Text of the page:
By Diane Silver
I can't say that I'm a Beltway insider, but once upon a time I was an insider in the wild and whacky Kansas Statehouse. Judging from the way I learned to read the Kansas Senate, I'd say the much richer senators in Washington, D.C. just had a good laugh at the expense of their constituents.
Yesterday's one-vote loss of a constitutional amendment banning flag burning reminded me of the close votes I saw on countless controversial issues in the Statehouse.
As a rookie reporter for The Wichita Eagle, once a part of the late lamented Knight-Ridder newspaper chain, I was baffled by how easily lawmakers rattled off these close votes. I was even more thrown by the fact that I heard constant rumors that folks who voted "yes" often hated the proposals they were supposedly supporting.
Being a tad slow then on the political uptake, it took me a while to realize that their "yes" votes always came on politically popular proposals, but only on proposals that failed.
Eventually, a lawmaker clued me in on what was really happening: A close defeat almost always meant that the opposition was far larger than the number of "no" votes on the tally board.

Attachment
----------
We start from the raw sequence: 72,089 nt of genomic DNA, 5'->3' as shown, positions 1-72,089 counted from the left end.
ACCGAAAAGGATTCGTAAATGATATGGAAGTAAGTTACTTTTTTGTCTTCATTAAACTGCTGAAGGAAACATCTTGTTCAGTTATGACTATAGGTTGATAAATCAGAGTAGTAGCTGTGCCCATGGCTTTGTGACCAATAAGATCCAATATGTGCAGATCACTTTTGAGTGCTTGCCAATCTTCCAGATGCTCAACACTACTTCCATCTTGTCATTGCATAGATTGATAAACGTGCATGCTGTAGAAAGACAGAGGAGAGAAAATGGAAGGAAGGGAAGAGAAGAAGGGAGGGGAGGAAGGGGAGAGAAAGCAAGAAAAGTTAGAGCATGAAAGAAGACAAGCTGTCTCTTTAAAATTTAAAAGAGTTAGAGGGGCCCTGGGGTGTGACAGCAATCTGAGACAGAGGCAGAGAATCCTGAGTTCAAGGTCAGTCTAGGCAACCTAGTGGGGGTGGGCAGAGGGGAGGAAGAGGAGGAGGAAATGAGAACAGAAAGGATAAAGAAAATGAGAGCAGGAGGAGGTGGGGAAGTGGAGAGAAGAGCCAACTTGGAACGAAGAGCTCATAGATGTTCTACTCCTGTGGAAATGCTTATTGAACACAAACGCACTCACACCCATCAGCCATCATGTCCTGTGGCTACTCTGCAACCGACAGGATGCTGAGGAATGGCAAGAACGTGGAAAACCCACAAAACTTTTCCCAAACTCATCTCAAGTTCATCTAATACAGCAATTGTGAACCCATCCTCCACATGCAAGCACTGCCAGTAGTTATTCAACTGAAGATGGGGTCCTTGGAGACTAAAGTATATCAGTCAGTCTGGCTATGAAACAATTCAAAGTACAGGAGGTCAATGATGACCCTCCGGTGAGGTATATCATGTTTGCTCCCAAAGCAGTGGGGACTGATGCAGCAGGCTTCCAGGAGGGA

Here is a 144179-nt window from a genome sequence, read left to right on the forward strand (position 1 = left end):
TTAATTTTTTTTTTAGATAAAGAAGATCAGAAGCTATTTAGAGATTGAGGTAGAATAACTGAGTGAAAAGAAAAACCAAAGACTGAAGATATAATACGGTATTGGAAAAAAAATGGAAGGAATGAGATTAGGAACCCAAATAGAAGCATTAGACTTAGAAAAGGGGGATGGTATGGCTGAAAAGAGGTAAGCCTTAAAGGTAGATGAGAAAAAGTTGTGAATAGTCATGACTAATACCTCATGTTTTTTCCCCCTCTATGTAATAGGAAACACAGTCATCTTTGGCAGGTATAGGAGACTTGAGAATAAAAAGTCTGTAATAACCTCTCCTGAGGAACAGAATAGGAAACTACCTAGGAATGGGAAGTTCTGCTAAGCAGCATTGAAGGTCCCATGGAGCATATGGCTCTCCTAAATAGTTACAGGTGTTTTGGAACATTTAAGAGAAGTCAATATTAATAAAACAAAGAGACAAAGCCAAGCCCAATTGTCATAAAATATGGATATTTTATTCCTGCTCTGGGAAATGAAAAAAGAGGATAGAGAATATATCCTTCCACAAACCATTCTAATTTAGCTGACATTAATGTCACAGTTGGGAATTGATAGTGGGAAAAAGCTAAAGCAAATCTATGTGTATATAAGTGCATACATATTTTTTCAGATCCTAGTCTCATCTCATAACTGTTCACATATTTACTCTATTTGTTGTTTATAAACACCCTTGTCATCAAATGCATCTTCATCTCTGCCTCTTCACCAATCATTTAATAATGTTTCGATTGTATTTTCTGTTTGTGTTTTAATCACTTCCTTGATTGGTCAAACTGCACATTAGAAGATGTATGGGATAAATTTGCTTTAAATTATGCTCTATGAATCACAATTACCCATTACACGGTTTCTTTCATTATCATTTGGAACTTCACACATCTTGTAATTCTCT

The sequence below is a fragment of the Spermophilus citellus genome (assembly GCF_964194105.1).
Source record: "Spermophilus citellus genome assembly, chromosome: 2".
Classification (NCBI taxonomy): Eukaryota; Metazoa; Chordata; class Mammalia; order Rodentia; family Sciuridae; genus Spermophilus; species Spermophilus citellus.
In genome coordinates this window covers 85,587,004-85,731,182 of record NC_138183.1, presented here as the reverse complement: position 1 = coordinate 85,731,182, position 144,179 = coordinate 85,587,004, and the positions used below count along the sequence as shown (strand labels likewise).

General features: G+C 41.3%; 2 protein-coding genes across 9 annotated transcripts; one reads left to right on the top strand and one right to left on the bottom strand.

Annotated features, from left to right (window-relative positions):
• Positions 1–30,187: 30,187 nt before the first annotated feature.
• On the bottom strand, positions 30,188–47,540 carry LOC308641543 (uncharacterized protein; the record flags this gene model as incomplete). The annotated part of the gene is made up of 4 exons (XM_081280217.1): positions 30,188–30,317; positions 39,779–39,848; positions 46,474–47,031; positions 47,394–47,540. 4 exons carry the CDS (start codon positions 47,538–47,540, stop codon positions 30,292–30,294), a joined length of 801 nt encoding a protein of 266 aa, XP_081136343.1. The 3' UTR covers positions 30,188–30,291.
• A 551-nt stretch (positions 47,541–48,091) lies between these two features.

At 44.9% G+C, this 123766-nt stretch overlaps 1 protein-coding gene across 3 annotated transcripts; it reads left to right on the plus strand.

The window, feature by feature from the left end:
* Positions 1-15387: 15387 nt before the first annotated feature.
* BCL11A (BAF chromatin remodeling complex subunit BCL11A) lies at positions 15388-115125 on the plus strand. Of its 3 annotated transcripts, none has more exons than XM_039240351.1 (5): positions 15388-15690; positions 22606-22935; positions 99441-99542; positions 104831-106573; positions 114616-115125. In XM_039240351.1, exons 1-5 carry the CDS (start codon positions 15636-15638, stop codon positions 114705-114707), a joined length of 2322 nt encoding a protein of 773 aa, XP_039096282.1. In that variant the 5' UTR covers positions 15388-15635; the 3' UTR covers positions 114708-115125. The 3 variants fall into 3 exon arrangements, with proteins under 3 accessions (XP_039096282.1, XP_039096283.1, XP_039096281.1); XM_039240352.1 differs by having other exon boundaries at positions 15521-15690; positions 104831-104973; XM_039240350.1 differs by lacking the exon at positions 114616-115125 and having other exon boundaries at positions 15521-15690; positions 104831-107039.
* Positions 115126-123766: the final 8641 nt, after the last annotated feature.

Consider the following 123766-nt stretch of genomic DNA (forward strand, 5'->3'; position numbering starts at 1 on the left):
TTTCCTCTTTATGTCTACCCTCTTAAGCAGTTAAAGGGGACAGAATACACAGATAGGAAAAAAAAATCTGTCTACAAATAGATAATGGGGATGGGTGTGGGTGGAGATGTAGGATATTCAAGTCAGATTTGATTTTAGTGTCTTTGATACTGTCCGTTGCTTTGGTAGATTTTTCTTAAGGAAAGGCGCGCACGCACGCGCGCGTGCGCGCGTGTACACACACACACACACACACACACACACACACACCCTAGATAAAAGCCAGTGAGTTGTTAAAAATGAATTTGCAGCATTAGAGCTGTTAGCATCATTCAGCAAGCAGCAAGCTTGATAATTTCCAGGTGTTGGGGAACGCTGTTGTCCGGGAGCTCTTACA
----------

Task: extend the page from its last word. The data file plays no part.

Because a particular proposal, like say banning flag burning, is so popular,though, lawmakers want to vote yes to please their constituents. Since the lawmakers know the proposal will fail, it's safe for them to vote "yes" on it.
A one-vote defeat? I'm guessing that may well be a bunch of hooey. I suspect the opposition may be far larger than that. But heck, what do I know. I just live in Kansas.
Dana Milbank from the Washington Post also has some fun perspective on senators antics during the day. His column provides yet more proof that banning flag-burning is not high on the list of these folks' priorities.
Oh, and where do I stand on the issue? Right beside the First Amendment and in opposition to the ban.